Pfizer, Moderna, Johnson & Johnson, AstraZeneca – what’s the difference?

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2020 threw a genuine proverbial curveball at the global economy. A deadly pathogen seemingly erupting from nowhere spread from the heart of China and made its way very quickly into the rest of the world.

From this experience, people worldwide held their breath in anticipation of a vaccine to be developed. Since, governments have been presented with a small host of vaccines, all with their own unique signature.

AstraZeneca, Johnson & Johnson (Viral Vector)

Britain’s vaccine, manufactured by AstraZeneca and developed in cooperation with Oxford University, is effective, yet raises questions over alleged blood clotting.

The vaccine, according to experts, is used as a “Trojan Horse”. Using the typical method of a similar but new virus being injected into the body, the vaccine aims to encourage the body to produce important anti-bodies in response, which will protect against the SARS CoV-2 virus. The AstraZeneca vaccine uses a method called adenovirus-vectored technology, the derivative of which comes as a modified, harmless common cold virus which spreads among chimpanzees.

The importance of it is that the virus needs to be entirely new to the body, otherwise the antibodies will not be created.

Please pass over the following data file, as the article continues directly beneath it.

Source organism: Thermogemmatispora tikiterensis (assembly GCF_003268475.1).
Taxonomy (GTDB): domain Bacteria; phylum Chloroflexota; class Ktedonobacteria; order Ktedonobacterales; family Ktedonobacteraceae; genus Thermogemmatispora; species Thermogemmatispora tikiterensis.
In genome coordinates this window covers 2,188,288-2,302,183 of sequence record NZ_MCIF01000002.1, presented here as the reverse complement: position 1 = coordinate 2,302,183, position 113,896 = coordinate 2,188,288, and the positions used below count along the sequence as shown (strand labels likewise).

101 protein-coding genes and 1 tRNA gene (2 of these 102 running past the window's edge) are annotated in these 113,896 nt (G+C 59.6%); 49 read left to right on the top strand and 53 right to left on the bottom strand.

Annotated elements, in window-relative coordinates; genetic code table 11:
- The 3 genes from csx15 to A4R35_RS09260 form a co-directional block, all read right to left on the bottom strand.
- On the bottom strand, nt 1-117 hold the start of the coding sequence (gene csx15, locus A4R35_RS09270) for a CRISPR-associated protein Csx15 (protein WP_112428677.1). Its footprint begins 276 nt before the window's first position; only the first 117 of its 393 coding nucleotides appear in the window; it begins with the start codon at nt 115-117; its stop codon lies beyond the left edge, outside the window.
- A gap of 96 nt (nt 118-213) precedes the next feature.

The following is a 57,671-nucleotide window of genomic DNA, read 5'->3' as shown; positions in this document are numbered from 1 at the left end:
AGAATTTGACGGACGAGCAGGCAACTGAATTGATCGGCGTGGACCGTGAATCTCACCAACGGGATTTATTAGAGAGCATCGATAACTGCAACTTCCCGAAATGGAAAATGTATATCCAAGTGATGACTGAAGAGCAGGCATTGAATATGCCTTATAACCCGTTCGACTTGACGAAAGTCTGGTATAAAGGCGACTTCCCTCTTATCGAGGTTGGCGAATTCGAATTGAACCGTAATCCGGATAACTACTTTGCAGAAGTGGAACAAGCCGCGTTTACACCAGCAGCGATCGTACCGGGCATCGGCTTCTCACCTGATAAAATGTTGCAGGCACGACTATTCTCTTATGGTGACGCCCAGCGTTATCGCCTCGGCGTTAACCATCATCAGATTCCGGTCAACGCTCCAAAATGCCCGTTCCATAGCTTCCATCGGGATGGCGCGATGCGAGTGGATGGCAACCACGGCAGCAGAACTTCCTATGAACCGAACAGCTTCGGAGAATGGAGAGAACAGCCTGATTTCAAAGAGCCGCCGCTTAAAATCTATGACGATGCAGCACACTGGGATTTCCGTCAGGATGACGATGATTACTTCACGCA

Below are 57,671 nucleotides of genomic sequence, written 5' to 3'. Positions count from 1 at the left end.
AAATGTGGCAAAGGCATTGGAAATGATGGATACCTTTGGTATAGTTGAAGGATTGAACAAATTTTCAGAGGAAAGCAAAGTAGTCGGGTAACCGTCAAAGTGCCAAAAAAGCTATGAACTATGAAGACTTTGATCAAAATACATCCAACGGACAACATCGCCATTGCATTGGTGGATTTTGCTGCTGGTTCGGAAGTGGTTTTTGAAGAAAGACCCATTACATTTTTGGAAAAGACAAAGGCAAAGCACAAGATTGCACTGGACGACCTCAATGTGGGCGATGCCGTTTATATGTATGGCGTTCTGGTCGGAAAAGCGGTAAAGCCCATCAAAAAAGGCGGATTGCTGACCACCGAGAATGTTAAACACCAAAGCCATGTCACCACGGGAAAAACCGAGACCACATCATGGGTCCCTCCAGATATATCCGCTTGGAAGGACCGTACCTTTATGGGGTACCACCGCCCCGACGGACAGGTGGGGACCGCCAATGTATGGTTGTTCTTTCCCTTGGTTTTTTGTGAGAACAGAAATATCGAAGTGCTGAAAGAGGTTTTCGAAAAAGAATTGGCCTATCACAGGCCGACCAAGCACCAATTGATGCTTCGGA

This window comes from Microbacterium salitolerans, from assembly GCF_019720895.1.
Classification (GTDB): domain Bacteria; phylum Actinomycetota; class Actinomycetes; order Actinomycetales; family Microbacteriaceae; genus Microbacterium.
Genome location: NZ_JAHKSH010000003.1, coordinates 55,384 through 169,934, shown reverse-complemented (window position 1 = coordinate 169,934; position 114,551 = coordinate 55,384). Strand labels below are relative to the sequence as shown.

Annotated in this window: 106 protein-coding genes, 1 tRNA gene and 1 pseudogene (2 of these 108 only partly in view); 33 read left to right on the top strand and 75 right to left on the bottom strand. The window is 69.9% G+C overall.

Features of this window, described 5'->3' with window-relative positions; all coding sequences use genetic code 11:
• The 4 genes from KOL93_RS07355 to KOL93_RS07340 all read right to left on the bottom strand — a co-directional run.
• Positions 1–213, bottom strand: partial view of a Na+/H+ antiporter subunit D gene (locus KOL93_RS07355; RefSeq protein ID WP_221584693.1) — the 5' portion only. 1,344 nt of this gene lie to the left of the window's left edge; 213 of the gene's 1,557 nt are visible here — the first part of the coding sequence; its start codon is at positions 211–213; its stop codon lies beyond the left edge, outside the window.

Despite these characteristics and despite what common perception is, the vaccine will not make you sick, but carries a gene identical to the novel coronavirus’ spike protein – the part of the pathogen that triggers an immune response.

Put quite simply, the vaccine tricks the body into producing fighting mechanisms to defeat coronavirus.

Pfizer, Moderna, Novavax (mRNA/DNA – Nucleic Acid)

The Pfizer vaccine works from a wholly different perspective. While AstraZeneca uses a similar coronavirus which is harmless and common in another species, the Pfizer and Moderna vaccine uses mRNA (similar to DNA) to trick cells into producing an immune response. The mRNA is like an instruction set which genetically encodes the cells to produce the same spike protein that is found on the surface of the SARS CoV-2 virus, triggering an immune response. These differ slightly from Novavax in that Novavax delivers a whole DNA strand, while the others deliver a messenger RNA which attaches itself to the cell to instruct it to produce the spike protein. 

Lipids attach themselves to the cells, instructing them to produce a protein. This protein attaches to the surface of the cell, and the body thinks the cells are infected. An immune response is initiated, therefore producing antibodies for protection against the real Coronavirus. While it is genetic material, it does not transmit the virus. The molecule simply guides the protein production of the muscle cells.

This differs from the AstraZeneca vaccine and others in that it does not use dead or weakened virus, telling the body how to fight the virus with an instruction set which is discarded once cells are prepared.

Interestingly, while Pfizer has been trusted and used more, the Moderna vaccine (while working in a very similar manner) is around 4.5% more effective – the Moderna has an efficacy of 94.5% and the Pfizer returns an efficacy of 90%.


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